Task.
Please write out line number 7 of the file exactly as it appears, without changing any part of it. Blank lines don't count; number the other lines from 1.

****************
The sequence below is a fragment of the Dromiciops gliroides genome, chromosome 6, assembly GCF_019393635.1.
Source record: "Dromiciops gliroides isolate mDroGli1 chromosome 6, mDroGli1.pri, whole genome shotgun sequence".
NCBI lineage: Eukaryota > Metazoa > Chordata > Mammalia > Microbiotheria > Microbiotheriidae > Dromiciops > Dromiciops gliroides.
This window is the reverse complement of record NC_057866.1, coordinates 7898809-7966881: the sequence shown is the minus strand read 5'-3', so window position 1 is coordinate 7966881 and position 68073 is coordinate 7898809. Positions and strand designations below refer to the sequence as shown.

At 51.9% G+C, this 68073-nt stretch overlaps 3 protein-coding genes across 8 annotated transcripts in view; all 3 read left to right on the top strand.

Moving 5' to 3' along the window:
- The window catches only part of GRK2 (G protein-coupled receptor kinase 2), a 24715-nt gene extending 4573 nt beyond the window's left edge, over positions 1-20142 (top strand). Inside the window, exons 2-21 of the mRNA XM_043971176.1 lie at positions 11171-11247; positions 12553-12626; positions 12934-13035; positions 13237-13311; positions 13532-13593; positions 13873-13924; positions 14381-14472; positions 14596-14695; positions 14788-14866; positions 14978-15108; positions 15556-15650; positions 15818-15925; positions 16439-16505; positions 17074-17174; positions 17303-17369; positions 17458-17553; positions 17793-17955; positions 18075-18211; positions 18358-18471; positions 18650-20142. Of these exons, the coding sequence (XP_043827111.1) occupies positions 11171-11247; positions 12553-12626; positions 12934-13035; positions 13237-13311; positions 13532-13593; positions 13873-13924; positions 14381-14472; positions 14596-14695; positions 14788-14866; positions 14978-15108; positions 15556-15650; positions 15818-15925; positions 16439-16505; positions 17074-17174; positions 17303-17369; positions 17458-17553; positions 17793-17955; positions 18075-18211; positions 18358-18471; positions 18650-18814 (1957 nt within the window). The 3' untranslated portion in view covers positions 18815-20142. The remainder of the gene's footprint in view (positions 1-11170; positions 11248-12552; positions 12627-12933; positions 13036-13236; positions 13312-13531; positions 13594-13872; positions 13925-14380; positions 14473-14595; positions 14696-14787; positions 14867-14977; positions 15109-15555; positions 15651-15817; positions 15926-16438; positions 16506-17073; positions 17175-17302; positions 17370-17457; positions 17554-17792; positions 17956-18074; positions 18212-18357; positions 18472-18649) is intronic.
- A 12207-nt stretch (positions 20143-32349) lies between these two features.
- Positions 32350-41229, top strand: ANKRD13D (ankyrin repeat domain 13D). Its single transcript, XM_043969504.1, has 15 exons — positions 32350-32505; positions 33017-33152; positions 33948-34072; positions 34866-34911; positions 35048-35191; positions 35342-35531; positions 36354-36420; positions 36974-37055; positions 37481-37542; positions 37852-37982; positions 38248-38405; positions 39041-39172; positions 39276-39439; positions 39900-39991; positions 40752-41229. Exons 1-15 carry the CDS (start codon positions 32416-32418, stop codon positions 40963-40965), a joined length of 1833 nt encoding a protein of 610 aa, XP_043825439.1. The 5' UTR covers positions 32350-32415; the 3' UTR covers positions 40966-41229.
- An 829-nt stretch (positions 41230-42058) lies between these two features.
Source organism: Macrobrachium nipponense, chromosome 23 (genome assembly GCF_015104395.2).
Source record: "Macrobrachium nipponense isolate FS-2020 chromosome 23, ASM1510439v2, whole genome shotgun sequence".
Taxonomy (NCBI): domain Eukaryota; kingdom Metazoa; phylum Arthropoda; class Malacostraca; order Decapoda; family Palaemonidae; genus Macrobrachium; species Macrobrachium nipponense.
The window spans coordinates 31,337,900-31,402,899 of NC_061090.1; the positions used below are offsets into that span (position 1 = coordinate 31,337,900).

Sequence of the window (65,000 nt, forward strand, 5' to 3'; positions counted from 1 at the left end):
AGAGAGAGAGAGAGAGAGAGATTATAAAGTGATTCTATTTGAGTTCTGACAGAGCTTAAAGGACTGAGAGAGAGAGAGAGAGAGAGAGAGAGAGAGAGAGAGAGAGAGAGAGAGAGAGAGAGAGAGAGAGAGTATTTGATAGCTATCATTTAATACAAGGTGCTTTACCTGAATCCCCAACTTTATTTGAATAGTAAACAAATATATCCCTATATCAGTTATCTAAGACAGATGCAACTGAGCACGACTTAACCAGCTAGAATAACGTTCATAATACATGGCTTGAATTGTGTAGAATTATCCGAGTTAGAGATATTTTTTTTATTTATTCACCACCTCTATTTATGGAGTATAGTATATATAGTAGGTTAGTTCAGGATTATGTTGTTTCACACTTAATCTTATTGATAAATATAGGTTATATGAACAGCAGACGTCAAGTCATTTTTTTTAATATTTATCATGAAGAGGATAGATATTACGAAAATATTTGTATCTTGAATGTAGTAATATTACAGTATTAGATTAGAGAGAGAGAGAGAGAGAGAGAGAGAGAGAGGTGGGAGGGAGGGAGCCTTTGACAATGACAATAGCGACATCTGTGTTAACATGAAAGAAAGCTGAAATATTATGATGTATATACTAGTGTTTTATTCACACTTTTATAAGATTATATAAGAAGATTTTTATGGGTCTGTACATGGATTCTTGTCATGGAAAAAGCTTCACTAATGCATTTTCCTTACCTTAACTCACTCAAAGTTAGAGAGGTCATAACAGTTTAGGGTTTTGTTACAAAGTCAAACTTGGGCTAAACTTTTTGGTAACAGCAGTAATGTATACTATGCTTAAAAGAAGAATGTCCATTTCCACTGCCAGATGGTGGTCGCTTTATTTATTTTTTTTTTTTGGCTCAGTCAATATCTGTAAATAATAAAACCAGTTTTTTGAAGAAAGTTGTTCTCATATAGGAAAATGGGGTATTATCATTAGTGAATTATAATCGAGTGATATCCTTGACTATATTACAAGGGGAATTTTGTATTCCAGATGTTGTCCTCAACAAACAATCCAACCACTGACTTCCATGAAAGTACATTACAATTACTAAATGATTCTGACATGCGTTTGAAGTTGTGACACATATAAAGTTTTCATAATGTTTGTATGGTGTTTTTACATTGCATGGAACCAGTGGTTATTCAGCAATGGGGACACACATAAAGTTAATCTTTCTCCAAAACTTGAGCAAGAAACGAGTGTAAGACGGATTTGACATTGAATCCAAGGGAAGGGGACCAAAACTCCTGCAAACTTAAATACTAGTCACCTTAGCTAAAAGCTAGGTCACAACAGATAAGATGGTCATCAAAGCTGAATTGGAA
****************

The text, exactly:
- The window catches only part of GRK2 (G protein-coupled receptor kinase 2), a 24715-nt gene extending 4573 nt beyond the window's left edge, over positions 1-20142 (top strand). Inside the window, exons 2-21 of the mRNA XM_043971176.1 lie at positions 11171-11247; positions 12553-12626; positions 12934-13035; positions 13237-13311; positions 13532-13593; positions 13873-13924; positions 14381-14472; positions 14596-14695; positions 14788-14866; positions 14978-15108; positions 15556-15650; positions 15818-15925; positions 16439-16505; positions 17074-17174; positions 17303-17369; positions 17458-17553; positions 17793-17955; positions 18075-18211; positions 18358-18471; positions 18650-20142. Of these exons, the coding sequence (XP_043827111.1) occupies positions 11171-11247; positions 12553-12626; positions 12934-13035; positions 13237-13311; positions 13532-13593; positions 13873-13924; positions 14381-14472; positions 14596-14695; positions 14788-14866; positions 14978-15108; positions 15556-15650; positions 15818-15925; positions 16439-16505; positions 17074-17174; positions 17303-17369; positions 17458-17553; positions 17793-17955; positions 18075-18211; positions 18358-18471; positions 18650-18814 (1957 nt within the window). The 3' untranslated portion in view covers positions 18815-20142. The remainder of the gene's footprint in view (positions 1-11170; positions 11248-12552; positions 12627-12933; positions 13036-13236; positions 13312-13531; positions 13594-13872; positions 13925-14380; positions 14473-14595; positions 14696-14787; positions 14867-14977; positions 15109-15555; positions 15651-15817; positions 15926-16438; positions 16506-17073; positions 17175-17302; positions 17370-17457; positions 17554-17792; positions 17956-18074; positions 18212-18357; positions 18472-18649) is intronic.